Diagnosis and treatment for acute care

January 4, 2024

Dr. Paul Parks, AMA President

Dear Members,

As you know, we’ve been advocating intensely and continuously to stabilize family and rural generalist practices in Alberta. I also promised you that there would be more information coming about AMA proposals to government to address the parallel crisis in acute care. We know acute care relies on a strong, comprehensive primary care system, and we are taking immediate action to stabilize this area. At the same time, we also need significant changes in acute and hospital-based care where the current, dire situation has been years (and one pandemic) in the making.

With so many moving parts and priorities, the complexities of acute care can be difficult to assess and understand. Even without a complete reorganization of the system in the next few years, it’s understandable to ask: How do we know where to start?

That’s where the AMA can bring something unique to the table. Our physician leaders have expertise in every area of acute and hospital care, and they know what can work and why. For years we have been advocating for solutions to the major issues. Although we haven’t had the response we hoped for, we have never given up and we continue to evolve and refine the solutions we are bringing forward.

We now have a unique opportunity to combine and catalyze all those solutions into a comprehensive proposal to stabilize access to acute care for our growing and aging population by retaining physicians, attracting new talent and improving the flow of patients through the system.

Here are the elements that we believe need to go into the mix:

  • Modernizing Alternative Relationship Plans (rate review), including after-hours for ARPs, AMHSPs, capitation and blended capitation models.
  • Improving incentives for the provision of after-hours care.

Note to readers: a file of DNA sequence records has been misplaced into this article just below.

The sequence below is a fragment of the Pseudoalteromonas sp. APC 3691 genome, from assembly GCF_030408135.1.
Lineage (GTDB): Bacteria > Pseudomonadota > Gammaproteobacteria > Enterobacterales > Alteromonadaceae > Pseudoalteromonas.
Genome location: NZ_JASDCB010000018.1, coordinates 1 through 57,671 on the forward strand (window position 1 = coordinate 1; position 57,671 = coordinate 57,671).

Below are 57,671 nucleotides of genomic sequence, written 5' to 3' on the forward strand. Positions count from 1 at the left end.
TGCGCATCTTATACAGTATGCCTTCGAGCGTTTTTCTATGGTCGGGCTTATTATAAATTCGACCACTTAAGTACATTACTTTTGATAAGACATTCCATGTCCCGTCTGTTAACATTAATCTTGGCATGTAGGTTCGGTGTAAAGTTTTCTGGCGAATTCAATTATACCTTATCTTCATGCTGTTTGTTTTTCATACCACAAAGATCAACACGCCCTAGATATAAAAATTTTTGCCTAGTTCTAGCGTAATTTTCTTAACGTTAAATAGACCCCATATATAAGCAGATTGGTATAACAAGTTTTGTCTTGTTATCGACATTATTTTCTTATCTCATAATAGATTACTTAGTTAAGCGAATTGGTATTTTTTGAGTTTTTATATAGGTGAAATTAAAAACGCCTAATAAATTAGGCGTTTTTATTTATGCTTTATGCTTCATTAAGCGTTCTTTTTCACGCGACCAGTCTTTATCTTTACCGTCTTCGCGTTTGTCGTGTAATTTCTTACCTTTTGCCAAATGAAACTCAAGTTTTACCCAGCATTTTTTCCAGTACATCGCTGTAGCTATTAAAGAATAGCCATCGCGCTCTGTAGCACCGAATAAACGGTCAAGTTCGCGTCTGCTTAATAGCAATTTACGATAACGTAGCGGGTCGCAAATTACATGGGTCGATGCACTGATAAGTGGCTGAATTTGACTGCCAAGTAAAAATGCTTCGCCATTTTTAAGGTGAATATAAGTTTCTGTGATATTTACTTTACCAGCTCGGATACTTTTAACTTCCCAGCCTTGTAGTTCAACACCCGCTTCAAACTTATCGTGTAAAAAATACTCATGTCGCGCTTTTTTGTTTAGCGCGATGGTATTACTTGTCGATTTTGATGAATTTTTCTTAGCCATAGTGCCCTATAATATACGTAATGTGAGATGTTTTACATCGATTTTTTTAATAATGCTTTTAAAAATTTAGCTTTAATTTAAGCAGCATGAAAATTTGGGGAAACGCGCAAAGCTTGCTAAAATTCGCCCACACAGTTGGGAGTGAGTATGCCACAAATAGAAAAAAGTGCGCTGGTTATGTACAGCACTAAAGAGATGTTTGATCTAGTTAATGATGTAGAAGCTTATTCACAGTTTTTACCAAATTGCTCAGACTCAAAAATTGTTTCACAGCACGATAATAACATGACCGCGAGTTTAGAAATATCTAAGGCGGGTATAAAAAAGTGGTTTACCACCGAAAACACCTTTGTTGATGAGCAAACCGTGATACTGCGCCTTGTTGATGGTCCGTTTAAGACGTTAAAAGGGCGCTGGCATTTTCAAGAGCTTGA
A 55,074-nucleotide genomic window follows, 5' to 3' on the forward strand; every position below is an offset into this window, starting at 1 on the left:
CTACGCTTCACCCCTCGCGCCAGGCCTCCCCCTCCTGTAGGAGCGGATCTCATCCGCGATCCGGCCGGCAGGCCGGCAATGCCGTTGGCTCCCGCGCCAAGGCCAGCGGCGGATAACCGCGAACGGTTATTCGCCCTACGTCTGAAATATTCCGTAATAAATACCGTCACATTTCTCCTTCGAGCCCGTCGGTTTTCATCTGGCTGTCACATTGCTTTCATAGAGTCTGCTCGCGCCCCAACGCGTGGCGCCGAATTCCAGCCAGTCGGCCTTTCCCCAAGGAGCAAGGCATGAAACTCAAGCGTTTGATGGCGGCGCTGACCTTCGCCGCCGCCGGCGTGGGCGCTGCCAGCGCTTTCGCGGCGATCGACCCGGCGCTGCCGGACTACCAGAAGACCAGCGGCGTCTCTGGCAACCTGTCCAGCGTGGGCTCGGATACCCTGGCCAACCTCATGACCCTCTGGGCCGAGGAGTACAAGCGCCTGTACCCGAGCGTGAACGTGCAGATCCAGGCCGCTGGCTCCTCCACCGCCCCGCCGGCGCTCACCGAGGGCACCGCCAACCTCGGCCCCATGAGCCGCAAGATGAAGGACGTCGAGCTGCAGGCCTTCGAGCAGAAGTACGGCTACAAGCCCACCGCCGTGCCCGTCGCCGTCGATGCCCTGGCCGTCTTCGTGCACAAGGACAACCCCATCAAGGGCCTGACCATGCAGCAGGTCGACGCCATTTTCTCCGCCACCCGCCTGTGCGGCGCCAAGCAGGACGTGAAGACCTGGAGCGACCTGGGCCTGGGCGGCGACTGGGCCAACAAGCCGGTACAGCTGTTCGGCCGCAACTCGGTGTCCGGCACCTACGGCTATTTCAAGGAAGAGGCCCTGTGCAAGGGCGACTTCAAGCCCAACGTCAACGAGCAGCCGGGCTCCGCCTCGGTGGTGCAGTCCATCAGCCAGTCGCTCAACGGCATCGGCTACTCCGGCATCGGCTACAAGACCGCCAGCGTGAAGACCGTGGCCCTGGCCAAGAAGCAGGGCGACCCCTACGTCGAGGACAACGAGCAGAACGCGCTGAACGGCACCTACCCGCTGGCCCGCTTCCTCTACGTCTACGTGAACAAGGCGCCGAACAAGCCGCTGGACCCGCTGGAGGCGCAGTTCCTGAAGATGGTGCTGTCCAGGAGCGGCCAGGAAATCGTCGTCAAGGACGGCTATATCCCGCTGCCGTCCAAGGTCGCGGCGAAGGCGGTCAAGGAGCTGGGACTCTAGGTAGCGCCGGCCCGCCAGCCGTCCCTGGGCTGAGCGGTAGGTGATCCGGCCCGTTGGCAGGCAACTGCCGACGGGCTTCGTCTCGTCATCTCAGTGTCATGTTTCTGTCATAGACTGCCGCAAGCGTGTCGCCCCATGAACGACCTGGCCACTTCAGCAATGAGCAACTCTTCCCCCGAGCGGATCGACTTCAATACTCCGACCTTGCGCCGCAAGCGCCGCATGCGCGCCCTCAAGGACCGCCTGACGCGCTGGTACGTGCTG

• Addressing physician availability through improvements made to the physician on-call program.
  • De-escalation of the stipend crisis.
  • Removal of further compensation reductions (such as AHS overhead and Z-code policies).

Combining solutions for these issues has the potential to address the most complex problems we face (before, during or after a reorganization of the health care system). We could measurably improve:

  • ER waiting times
  • surgical waits
  • patient flow
  • admissions/discharge process
  • patient outcomes
  • surgical recovery
  • after-hours care
  • specialist availability

This looks worthwhile to me, and physicians are ready to contribute.

A recent President’s Letter described our first action to advance specifics of our proposal and an update from the AMA’s ARP Working Group (member login required). We will share more about the elements of the acute care stabilization proposal in the weeks ahead. 
Paul Parks
P.S. We continue to work with the AMA Strike Team, government and through public advocacy to stabilize family and rural generalist medicine. In the weeks ahead we will be seeking next steps on AMA proposals that the Minister has promised to act on in Budget 2024.
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1 comment

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  • #1


    Member of the public

    4:05 PM on January 07, 2024

    I dont see any agenda for your CA’s who are IMG’s and working hand to hand with your residents in hospitals. You should advocate IMG’s also to be included in independent practice like NP after 1 year of CA experience that will help you to reduce burden. These IMG’s are trained and experienced from back home as General Practitioners. Few years back these CA’s were allowed to practice independently in rural areas after 1 year of service in hospitals. You can open that path again on some restricted license in rural areas for 2-3 years and then full license. NB and some other provinces are opening some path and if Alberta will be behind in absorbing these IMG’s . They will move out of Alberta for better future

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